1) A transport layer. This includes resumable tranfers over the network, peer autodiscovery on a LAN, etc. But also: streaming tar-like transfer and filesystem transfer, so your medium can be USB drives, Dropbox, S3, etc.
2) The packet layer. You can send or request files, or request the remote execution of stuff.
NNCP is a very Unixy program, supporting things piping in and such.
I have been doing backups over NNCP for some time now, and it handles everything
from 100 byte to 500GB backup sets for me.
One thing NNCP doesn't do is promise that it will execute requests in order, because things can be relayed via various hops and methods. So I wrote Filespooler, which is a Unixy async execution tool, that can run atop NNCP, but also Syncthing, Dropbox, etc:
Filespooler lets you pop requests onto anything from a USB stick to a synced folder or an NNCP request, including piping in of arbitrarily-large payloads, and (by default) will force them to be executed in order. Perfect for incremental backups.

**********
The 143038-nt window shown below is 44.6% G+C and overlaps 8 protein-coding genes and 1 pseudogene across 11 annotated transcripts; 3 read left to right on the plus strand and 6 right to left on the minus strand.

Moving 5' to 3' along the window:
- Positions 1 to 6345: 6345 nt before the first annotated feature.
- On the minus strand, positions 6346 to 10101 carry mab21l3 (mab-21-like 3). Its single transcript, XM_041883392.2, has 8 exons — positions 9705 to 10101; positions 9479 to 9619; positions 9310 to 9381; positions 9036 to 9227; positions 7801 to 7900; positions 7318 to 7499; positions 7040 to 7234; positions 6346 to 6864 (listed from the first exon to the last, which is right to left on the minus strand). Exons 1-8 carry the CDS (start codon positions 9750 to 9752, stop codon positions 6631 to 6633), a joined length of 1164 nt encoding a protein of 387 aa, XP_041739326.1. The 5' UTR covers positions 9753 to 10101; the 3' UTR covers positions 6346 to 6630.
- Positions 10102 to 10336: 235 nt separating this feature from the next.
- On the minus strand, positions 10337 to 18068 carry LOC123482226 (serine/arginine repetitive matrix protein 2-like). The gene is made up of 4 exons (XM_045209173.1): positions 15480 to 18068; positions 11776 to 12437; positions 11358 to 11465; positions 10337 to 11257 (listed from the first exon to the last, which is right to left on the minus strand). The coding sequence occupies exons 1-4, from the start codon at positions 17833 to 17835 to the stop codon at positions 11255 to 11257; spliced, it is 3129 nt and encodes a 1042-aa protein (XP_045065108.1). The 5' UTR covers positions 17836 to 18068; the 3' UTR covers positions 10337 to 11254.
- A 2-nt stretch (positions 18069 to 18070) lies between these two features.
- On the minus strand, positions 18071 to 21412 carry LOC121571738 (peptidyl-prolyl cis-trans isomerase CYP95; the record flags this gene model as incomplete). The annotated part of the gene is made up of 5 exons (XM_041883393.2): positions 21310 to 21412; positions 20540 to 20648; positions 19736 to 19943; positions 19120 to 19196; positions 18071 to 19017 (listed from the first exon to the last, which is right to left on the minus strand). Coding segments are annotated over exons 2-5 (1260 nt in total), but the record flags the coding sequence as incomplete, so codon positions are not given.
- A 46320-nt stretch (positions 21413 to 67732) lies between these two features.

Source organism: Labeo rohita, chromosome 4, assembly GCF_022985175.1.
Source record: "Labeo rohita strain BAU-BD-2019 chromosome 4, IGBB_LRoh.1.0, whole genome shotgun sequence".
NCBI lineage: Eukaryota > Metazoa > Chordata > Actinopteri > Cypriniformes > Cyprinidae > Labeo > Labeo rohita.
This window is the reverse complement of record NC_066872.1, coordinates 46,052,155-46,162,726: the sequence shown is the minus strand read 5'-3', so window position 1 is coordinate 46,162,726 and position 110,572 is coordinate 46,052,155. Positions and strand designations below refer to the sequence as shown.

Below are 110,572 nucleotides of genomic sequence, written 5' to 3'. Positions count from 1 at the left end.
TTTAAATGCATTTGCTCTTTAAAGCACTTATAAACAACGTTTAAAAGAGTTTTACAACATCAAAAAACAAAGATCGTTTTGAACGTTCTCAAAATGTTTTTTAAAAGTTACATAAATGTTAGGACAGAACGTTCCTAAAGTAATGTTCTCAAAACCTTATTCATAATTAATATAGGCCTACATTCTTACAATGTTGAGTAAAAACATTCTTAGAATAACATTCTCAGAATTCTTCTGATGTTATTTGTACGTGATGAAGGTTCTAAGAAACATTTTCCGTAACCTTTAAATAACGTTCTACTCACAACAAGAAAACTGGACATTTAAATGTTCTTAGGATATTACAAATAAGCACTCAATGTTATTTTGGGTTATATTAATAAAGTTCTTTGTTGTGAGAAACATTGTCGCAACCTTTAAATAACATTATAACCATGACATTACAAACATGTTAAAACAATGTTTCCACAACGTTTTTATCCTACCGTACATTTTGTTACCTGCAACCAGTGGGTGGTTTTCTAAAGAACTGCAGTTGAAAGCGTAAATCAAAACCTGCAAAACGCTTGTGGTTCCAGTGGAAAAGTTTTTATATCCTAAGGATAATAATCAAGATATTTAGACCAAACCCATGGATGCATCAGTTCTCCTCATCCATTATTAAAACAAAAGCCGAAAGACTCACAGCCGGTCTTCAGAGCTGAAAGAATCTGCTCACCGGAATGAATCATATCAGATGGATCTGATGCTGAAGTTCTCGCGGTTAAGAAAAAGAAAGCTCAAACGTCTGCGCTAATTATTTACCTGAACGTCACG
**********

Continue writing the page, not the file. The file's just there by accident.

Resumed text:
I mentioned Syncthing. It's a folder sync tool sort of like Dropbox, but entirely peer-to-peer. It is also distributed with greedy eventual consistency,
so you can, for instance, use your phone as a carrier between your home (with Internet) and a shed (without). Your Pi at the shed will sync with the Syncthing on your phone when it's there, and your phone will sync with your home/other devices when it's got Internet access. Since NNCP and Filespooler can both run atop Syncthing, this makes a pretty easy way to set up an asynchronous mesh.